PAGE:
Previn and the Pittsburgh

The Pittsburgh Symphony has just completed an East Coast tour that included two date at Avery Fisher Hall. The second afternoon found the orchestra playing Berlioz's "Beatrice and Benedict" overture, the SEcond Chopin Piano Concerto (F minor, op. 21) Martha Argerich, soloist, and Walton's First Symphony, under the baton of music director Andre Previn.

The Pittsburgh has had more eminent music directors than one might thinkm it deserves, just as could be said for Los Angeles or san Francisco. But the strong faith of William Steinberg, Previn's predecessor, and Previn himself, have brought the ensemble far ahead of other equivalent orchestras.If one talks of the top five ensembles in the country (Boston, Chicago, New York, Cleveland, Philadelphia), with Los Angeles as sixth, then, clearly, one must put Pittsburgh in top contention for the seventh rank, with qualities that portend its ability to ultimately smash the "top five" ascendancy one and for all.

Clearly sections of the Pittsburgh need work. The strings are lean, but not especially lovable or pretty. some of the brass is not as eloquent as it might be, etc. etc. But then again, some of the "top five" have severe and glaring problems, too. And what the Pittsburgh has that several of the more prestigious groups do not is enthusiasm and a passionate commitment to performance.

There are more polished performances of Waltons's symphony to be heard (PRevin's 12-year-old recording with the London Symphony Orchestra, for one). But this orchestra gives Previn an extra edge, extra strength -- that added dimension of playing with maximum commitment, which transcended any surface blemishes, and delivered a performance of this marvelous work that sizzled, ached, and thrilled.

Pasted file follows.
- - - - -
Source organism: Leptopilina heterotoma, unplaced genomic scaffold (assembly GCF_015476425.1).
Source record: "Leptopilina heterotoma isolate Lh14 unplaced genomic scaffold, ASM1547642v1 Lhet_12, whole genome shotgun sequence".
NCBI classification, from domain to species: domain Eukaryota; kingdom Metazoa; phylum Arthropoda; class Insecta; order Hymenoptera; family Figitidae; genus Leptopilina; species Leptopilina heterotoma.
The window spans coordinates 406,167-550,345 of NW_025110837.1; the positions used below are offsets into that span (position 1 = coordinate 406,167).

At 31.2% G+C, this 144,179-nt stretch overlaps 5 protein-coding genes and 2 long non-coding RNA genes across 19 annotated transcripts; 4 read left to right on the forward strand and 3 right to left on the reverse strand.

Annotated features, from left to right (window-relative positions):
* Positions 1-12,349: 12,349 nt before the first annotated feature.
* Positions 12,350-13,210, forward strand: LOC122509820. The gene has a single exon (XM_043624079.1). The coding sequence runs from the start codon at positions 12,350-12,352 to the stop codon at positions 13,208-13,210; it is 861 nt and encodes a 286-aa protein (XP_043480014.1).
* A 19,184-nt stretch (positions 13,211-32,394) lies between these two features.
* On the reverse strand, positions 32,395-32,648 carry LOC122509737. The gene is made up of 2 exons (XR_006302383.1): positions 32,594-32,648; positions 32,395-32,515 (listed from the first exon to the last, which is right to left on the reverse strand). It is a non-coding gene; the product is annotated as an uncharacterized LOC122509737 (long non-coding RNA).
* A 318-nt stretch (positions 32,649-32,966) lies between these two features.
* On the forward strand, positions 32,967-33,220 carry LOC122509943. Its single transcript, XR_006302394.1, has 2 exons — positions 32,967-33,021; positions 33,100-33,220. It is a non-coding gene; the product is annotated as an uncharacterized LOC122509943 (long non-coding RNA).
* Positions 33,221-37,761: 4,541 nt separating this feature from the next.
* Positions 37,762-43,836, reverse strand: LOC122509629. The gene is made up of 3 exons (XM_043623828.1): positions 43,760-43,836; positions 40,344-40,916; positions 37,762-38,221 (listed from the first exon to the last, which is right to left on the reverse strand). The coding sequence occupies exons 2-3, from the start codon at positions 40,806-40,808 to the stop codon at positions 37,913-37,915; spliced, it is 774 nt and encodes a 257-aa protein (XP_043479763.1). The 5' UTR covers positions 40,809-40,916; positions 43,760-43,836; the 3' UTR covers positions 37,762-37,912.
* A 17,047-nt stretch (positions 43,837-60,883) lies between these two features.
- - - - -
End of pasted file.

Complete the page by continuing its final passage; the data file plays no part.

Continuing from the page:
Not for wit seekers is Walton's bold, tempestuous work. Previn's control over the vastness is remarkable - a vivid sense of the theatricality of the music, the opulence of the scoring, the importance of balance and detail. In fact, Previn's balances are some of the clearest to be heard from any maestro today. In the loudest, thickest orchestral melee, one can hear just about every detail the composer intended to be heard. And Previn manages something very unfavored in this overamplified age -- a genuine orchestral pianissimo: hues so quiet, they seem almost inaudible. Audiences never know how to listen to them, so most conductors do not bother anymore, satisfied with a mezzo forte when three "p's" are demanded.

Previn the accompanist-collaborator was tested to the limit by Mis Argerich in the Chopin, for she, too, is a daring artist, willing to take risks, willing to probe and ferret out nuance, exploit tastefully the pliancy of line, and use the extremities of the dynamic range to help elucidate the poetry and passion of the music. Here, Chopin was given his full due in a performance that found more poetry, more fire, more tenderness, more excitement than one ever hope to hear in one reading. With Miss Argerich in the lead, and Previn and the Pittsburgh the attentive, superbly attuned partners, it was indeed memorable concertmaking.

Davis and the Philharmonic

The one thing that seems to be missing from Andrew Davis's musical makeup is the element of risk-taking. Everything tends to come out as rather bland and unimaginative under his baton.

He also seems very conscious of his presence on the podium, almost calling attention to himself with every stylized gesture, every wave of the hand and flick of the baton.

The New York Philharmonic is not the ideal orchestra to direct in this manner: The players tend to ignore much of the overwrought histrionics and merely follow the beat. And this is perhaps why Davis's recent account of Vaughan Williams's "A London Symphony" did not exloit all the color and the monumental fire it might have, and even ought to have. There were lovely moments; Davis's briskness kept things moving right along. And at least there was not the lumpy chugging heard in the opening Rameau suite from "Les fetes d'hebe." There, the orchestra sounded marvelous tonally. But over all it sounded choppy and inelegant. And things surely did not click in the Ravel G Major Piano Concerto. Michel Beroff does not project vast amounts of personality, and his Steinway sounded as if sponge rubber was on each and every hammer.

In watching Andrew Davis over the past five years, he has not blossomed forth as he should. His cocoon of elaborate gestures and (all too common in British musicians) severe restraining seem to intrude on his ability to lose himself in the music, to exploit more consistently the flashes of insight and utter beauty that peer through now and then. Until he can really do this, he will remain one of the more frustrating young talents on the international circuit today.

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